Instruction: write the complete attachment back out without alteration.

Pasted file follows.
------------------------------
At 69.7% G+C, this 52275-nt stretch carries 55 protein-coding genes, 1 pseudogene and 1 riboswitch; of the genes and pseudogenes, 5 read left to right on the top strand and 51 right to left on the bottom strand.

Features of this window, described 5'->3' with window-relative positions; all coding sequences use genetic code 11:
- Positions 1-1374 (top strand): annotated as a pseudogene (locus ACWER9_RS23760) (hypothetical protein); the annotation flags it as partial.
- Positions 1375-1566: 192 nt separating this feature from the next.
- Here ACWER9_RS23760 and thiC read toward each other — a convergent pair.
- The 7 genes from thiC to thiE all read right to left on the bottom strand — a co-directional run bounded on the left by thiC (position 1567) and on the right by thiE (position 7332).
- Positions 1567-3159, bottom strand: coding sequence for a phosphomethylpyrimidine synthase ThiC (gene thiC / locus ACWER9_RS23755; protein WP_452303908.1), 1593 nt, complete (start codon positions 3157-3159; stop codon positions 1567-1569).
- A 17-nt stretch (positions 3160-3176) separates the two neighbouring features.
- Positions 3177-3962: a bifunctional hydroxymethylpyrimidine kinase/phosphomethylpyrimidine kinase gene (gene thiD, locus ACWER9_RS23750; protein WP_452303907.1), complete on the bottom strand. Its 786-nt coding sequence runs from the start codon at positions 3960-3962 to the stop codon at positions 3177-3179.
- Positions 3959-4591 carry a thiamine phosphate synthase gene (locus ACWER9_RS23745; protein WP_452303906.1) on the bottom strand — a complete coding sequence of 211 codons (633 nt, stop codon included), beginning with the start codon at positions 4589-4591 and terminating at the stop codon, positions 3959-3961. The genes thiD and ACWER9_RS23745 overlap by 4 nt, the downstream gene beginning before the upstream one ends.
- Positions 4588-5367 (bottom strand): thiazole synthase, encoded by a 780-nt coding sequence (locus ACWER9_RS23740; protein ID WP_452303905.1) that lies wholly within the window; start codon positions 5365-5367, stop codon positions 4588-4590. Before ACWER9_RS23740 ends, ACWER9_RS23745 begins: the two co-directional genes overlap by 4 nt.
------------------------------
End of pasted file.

At 69.7% G+C, this 52275-nt stretch carries 55 protein-coding genes, 1 pseudogene and 1 riboswitch; of the genes and pseudogenes, 5 read left to right on the top strand and 51 right to left on the bottom strand.

Features of this window, described 5'->3' with window-relative positions; all coding sequences use genetic code 11:
- Positions 1-1374 (top strand): annotated as a pseudogene (locus ACWER9_RS23760) (hypothetical protein); the annotation flags it as partial.
- Positions 1375-1566: 192 nt separating this feature from the next.
- Here ACWER9_RS23760 and thiC read toward each other — a convergent pair.
- The 7 genes from thiC to thiE all read right to left on the bottom strand — a co-directional run bounded on the left by thiC (position 1567) and on the right by thiE (position 7332).
- Positions 1567-3159, bottom strand: coding sequence for a phosphomethylpyrimidine synthase ThiC (gene thiC / locus ACWER9_RS23755; protein WP_452303908.1), 1593 nt, complete (start codon positions 3157-3159; stop codon positions 1567-1569).
- A 17-nt stretch (positions 3160-3176) separates the two neighbouring features.
- Positions 3177-3962: a bifunctional hydroxymethylpyrimidine kinase/phosphomethylpyrimidine kinase gene (gene thiD, locus ACWER9_RS23750; protein WP_452303907.1), complete on the bottom strand. Its 786-nt coding sequence runs from the start codon at positions 3960-3962 to the stop codon at positions 3177-3179.
- Positions 3959-4591 carry a thiamine phosphate synthase gene (locus ACWER9_RS23745; protein WP_452303906.1) on the bottom strand — a complete coding sequence of 211 codons (633 nt, stop codon included), beginning with the start codon at positions 4589-4591 and terminating at the stop codon, positions 3959-3961. The genes thiD and ACWER9_RS23745 overlap by 4 nt, the downstream gene beginning before the upstream one ends.
- Positions 4588-5367 (bottom strand): thiazole synthase, encoded by a 780-nt coding sequence (locus ACWER9_RS23740; protein ID WP_452303905.1) that lies wholly within the window; start codon positions 5365-5367, stop codon positions 4588-4590. Before ACWER9_RS23740 ends, ACWER9_RS23745 begins: the two co-directional genes overlap by 4 nt.